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Creative Cocktailing

Creative Cocktailing
Photo by Maki Strunc & Sidecar

Pass the bourbon, the shrub, and the bitters: it’s time to get shaking. We asked three of the Twin Cities’ most revered bartenders to invent a new Minnesota-themed cocktail. We gave each an inspirational drink name and the license to create. Below are their delicious formulations that will keep you sipping well into winter.


Read more about local drinks in "Twin Cities Best Bars."
 

Dan Oskey, The Strip Club Meat & Fish

Dan Oskey blends flavors like artists do paint, combining seemingly disparate tastes into fresh new beverages to savor—the alcoholic kind at The Strip Club as well as his Joia soda line. Oskey says he’s not a runner (“I don’t believe exercise is actually good for you,” he quips), but incorporated an acidic homemade shrub, or drinking vinegar, into his cocktail so the drinker might feel the marathoner’s proverbial burn. His saffron-yellow Mile 23 has a raisin-like aroma, and a clean, bittersweet flavor with hints of the malty botanicals of the old-style gin, the herbal fennel liquor, as well as pear, sage, and a hit of spicy cinnamon.
 

Twin Cities Marathon DrinkMile 23, Twin Cities Marathon

2 oz. Anchor Distilling Genevieve Genever-style gin (or other genever)
½ oz. Liquore Strega
1 Tbsp. pear/sage “shrub”*
drinking vinegar
4 drops cinnamon/ancho tincture**
fresh sage

In a mixing glass over ice, add Genever-style gin, Liquore Strega, and shrub. Shake and strain into martini glass. Top with cinnamon/ancho tincture and garnish with a sprig of fresh sage.

*Pear/sage "shrub" drinking vinegar:
 Combine 3 ripe D'Anjou Pears, halved and cubed, and 8 sage leaves with 2 cups white wine vinegar and let infusion sit for 7 days at room temperature. Add all ingredients to saucepan and bring to simmer with 1 cup of light brown sugar. Cool and strain. Store in refrigerator for up to 2 weeks.  

**Cinnamon/ancho tincture:
Add 1 1/2 oz. Cinnamon Sticks (or 12 sticks) broken once lengthwise and once widthwise and 2 tsp ancho chile powder to 1 cup of 151 Everclear and let sit for 2 weeks at room temperature. Strain dry ingredients (cinnamon & ancho) from alcohol and add dry ingredients to 1 cup water. Bring water to simmer and strain water mixture into alcohol mixture.  Strain again through coffee filter for clarity. 
 

Johnny Michaels, La Belle Vie

Johnny Michaels of La Belle Vie was at the forefront of the craft cocktail resurgence when it hit the Twin Cities a few years back. Since then, he’s gone on to consult on drink lists at several fine bars around the metro, including Café Maude and Icehouse. His Great Halloween Blizzard of 1991 is an alternate version of his Ciderhaus, made with whiskey instead of bourbon, in honor of his storm experience. The snow had stranded Michaels at a friend’s house without a winter hat and, when the two set off in search of provisions, he improvised a paper balaclava from a Lunds grocery bag, tucking the upside-down sack into his jacket collar and ripping out a hole for his eyes. Michaels and his friend then headed over to Hennepin-Lake Liquors in Minneapolis, where his robber-like headgear set the staff into a panic. After Michaels abated their fears, the staff sent him off with a replacement blaze-orange hunter’s cap branded with the Jack Daniel's logo. With that memory in mind, Michaels created this boozy warm-up that softens the alcohol’s sting with the sweetness of apple and woodsy allspice.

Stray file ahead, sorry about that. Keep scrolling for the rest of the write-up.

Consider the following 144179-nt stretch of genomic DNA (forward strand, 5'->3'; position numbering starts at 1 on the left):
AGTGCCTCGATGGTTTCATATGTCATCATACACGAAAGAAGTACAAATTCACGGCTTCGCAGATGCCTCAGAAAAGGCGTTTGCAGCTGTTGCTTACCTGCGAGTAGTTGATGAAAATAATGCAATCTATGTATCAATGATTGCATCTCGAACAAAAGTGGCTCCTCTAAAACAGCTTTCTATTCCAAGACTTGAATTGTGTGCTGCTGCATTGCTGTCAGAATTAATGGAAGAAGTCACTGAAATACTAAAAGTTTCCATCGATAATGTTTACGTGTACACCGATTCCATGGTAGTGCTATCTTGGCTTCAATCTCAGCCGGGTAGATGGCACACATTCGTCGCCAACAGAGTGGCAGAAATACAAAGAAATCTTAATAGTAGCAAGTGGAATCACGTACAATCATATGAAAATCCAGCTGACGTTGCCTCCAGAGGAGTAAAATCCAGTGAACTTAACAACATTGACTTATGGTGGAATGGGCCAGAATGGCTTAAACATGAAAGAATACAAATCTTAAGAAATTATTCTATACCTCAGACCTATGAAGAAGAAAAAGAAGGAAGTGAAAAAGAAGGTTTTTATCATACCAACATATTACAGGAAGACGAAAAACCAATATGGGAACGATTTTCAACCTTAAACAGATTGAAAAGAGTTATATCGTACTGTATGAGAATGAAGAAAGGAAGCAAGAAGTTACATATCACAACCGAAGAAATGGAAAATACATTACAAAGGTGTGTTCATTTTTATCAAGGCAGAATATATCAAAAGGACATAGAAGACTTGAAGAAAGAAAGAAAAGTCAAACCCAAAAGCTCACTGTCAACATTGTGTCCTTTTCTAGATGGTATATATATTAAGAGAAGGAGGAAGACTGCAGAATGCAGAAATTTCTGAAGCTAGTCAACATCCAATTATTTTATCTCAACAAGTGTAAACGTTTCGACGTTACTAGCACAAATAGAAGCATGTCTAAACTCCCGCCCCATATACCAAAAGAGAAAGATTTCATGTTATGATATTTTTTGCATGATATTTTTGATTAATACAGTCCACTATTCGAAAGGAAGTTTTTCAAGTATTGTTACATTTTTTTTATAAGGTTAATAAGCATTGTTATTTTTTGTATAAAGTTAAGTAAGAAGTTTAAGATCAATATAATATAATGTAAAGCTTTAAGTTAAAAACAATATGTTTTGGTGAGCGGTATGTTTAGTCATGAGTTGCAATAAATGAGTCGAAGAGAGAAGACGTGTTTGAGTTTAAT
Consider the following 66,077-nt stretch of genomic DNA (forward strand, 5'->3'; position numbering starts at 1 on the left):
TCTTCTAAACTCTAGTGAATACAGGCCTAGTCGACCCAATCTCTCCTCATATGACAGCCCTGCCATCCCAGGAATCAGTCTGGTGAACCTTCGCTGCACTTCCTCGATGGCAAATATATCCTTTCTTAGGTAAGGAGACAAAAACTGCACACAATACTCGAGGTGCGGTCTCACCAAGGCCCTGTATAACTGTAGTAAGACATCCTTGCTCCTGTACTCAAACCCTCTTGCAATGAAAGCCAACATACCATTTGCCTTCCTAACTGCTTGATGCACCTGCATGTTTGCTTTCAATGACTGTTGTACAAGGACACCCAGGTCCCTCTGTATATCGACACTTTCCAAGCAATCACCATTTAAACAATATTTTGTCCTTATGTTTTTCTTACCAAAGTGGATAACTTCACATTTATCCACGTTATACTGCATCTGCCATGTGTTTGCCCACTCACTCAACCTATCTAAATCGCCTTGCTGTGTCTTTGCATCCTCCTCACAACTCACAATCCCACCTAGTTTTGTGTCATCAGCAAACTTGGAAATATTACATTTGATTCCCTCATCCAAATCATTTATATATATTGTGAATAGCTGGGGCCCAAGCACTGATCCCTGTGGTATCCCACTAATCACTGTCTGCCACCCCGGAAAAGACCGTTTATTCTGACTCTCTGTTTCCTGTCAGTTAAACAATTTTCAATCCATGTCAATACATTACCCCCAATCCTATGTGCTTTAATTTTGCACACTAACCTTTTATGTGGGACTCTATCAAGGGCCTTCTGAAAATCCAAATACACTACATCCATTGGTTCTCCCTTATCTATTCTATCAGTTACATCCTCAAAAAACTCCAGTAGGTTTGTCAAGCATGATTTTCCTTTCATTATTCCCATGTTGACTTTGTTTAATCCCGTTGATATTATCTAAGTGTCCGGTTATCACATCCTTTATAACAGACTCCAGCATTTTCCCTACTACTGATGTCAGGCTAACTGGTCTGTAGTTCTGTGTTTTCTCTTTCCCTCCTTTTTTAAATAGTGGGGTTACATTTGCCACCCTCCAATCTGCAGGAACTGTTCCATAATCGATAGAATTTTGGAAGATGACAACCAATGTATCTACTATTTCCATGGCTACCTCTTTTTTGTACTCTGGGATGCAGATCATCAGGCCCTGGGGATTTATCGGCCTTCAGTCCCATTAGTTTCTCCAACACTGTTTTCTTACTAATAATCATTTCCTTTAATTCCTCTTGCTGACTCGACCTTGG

Halloween Blizzard DrinkThe Great Halloween Blizzard of 1991

1½ oz. Jack Daniel’s whiskey (or other whiskey)
½ oz. Schonauer Apfel (or other apple schnapps or apple-juice concentrate)
¼ oz. St. Elizabeth Allspice Dram (optional)
Dash of Angostura bitters
Splash of dry French sparkling cider (or a splash of fresh cider and cava)
Apple slices

Pour whiskey, apple schnapps, and allspice dram into a lowball glass with ice. Top with bitters and sparkling cider. Garnish with apple slices.
 

Pip Hanson, Marvel Bar

Pip Hanson and his crew at the Marvel Bar are meticulous drink-makers who like to experiment with non-traditional mixers—they hand-chip their ice from 300-pound blocks and shake their gin with olive oil. Inspired by his titular ingredient, Hanson not only reached for a corn-based spirit, but actually juiced his own fresh kernels. (Don’t be deterred by the septic smell, as the sweet juice tastes much better than its odor suggests.) Hanson’s drink is a bourbon silver fizz—silver means it’s shaken with an egg white. The result is a creamy, light, butter-yellow beverage with a sweet-tart bite and a whisper of corn below its frothy top: Indian summer in a glass. Were you to find yourself lost in Sever’s Corn Maze with one of these in hand, you wouldn’t really care if you found your way out.
 

Corn Maze DrinkLost in Sever’s Corn Maze

1 ²/³ oz. J.W. Dant Bonded bourbon (or other bottled-in-bond bourbon)
1 oz. fresh sweet-corn juice
²/³ oz. fresh lemon juice
¹/³ oz. simple syrup
1 egg white
1 oz. seltzer

Place all ingredients except seltzer in a Boston shaker. Add three cubes of standard kitchen ice cubes and shake vigorously for about 30 seconds, or until almost all of the ice has melted. Strain into a chilled glass, tap the glass against the counter, and gently swirl to separate foam before topping with seltzer.
 

Read more about local drinks in "Twin Cities Best Bars."
 


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